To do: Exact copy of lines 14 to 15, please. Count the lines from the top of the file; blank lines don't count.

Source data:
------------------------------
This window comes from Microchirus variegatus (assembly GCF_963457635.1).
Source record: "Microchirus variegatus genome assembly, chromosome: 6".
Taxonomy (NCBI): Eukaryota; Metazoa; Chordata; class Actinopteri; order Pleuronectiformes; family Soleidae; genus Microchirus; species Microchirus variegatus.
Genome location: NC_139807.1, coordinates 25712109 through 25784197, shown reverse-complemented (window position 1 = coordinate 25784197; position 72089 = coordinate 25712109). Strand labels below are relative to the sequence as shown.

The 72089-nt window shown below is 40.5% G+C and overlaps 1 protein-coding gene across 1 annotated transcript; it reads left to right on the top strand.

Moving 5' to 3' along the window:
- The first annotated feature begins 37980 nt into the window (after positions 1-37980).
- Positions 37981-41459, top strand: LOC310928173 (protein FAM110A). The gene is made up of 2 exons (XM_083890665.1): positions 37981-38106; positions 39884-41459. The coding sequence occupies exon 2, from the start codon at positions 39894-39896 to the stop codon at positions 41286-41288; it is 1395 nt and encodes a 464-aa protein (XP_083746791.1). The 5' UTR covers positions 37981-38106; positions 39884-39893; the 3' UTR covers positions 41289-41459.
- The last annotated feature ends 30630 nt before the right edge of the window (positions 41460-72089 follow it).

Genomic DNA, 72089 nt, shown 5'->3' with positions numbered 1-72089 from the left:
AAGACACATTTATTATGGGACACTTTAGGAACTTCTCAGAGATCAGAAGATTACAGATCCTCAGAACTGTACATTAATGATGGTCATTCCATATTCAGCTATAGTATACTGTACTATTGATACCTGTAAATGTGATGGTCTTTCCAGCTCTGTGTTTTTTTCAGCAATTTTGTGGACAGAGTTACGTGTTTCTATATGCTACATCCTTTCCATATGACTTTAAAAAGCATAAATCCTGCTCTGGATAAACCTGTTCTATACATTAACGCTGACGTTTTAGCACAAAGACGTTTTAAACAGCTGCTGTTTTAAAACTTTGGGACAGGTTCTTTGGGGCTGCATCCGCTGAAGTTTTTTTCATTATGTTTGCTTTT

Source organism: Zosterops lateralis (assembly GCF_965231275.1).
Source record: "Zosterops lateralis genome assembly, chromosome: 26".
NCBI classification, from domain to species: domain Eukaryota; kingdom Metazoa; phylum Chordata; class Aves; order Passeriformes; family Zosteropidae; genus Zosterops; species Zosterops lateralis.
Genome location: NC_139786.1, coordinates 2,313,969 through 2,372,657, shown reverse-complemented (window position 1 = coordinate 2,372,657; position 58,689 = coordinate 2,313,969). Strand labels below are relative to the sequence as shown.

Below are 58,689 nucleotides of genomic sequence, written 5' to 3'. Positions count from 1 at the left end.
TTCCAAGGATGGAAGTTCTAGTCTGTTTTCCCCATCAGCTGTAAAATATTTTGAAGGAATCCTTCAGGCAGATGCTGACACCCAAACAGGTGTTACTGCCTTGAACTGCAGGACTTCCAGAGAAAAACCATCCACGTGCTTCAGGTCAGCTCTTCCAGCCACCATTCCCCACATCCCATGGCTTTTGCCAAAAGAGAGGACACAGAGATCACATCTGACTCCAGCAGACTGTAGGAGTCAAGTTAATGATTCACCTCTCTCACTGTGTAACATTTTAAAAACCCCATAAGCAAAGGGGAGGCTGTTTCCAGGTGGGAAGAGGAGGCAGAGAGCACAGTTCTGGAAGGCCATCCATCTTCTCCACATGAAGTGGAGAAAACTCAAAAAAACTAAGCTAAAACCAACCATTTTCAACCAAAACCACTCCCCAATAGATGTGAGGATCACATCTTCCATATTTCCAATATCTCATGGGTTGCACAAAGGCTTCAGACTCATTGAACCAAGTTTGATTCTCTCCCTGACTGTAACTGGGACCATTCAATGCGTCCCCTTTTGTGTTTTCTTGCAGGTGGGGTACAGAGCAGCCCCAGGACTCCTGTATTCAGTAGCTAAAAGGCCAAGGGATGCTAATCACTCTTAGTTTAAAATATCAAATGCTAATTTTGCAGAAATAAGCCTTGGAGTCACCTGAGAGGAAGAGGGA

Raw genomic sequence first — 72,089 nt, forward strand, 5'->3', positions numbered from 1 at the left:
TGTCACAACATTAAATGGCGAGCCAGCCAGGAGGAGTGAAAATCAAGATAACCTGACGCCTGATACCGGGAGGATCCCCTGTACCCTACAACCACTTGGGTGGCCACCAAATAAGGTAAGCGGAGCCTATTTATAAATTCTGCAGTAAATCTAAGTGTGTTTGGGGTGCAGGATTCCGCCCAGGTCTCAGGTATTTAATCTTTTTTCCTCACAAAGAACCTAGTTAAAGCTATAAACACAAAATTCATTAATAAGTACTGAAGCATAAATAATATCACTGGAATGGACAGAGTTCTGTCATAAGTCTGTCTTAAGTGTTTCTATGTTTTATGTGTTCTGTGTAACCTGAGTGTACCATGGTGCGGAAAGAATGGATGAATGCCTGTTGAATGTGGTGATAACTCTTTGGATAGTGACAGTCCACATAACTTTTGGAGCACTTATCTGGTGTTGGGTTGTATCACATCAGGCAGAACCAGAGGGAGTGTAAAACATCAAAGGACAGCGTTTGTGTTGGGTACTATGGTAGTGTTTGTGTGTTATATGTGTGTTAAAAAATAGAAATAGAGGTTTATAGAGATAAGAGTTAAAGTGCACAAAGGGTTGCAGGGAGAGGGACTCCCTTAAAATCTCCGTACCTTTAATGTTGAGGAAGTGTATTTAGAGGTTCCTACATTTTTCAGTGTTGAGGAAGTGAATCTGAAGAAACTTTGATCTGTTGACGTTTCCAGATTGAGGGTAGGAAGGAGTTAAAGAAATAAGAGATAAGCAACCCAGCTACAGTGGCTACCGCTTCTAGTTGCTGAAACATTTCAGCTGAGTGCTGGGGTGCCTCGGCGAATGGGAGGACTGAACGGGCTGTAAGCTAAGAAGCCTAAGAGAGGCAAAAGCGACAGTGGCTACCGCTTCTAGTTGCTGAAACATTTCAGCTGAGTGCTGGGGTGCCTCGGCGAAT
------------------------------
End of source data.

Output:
NCBI classification, from domain to species: domain Eukaryota; kingdom Metazoa; phylum Chordata; class Aves; order Passeriformes; family Zosteropidae; genus Zosterops; species Zosterops lateralis.
Genome location: NC_139786.1, coordinates 2,313,969 through 2,372,657, shown reverse-complemented (window position 1 = coordinate 2,372,657; position 58,689 = coordinate 2,313,969). Strand labels below are relative to the sequence as shown.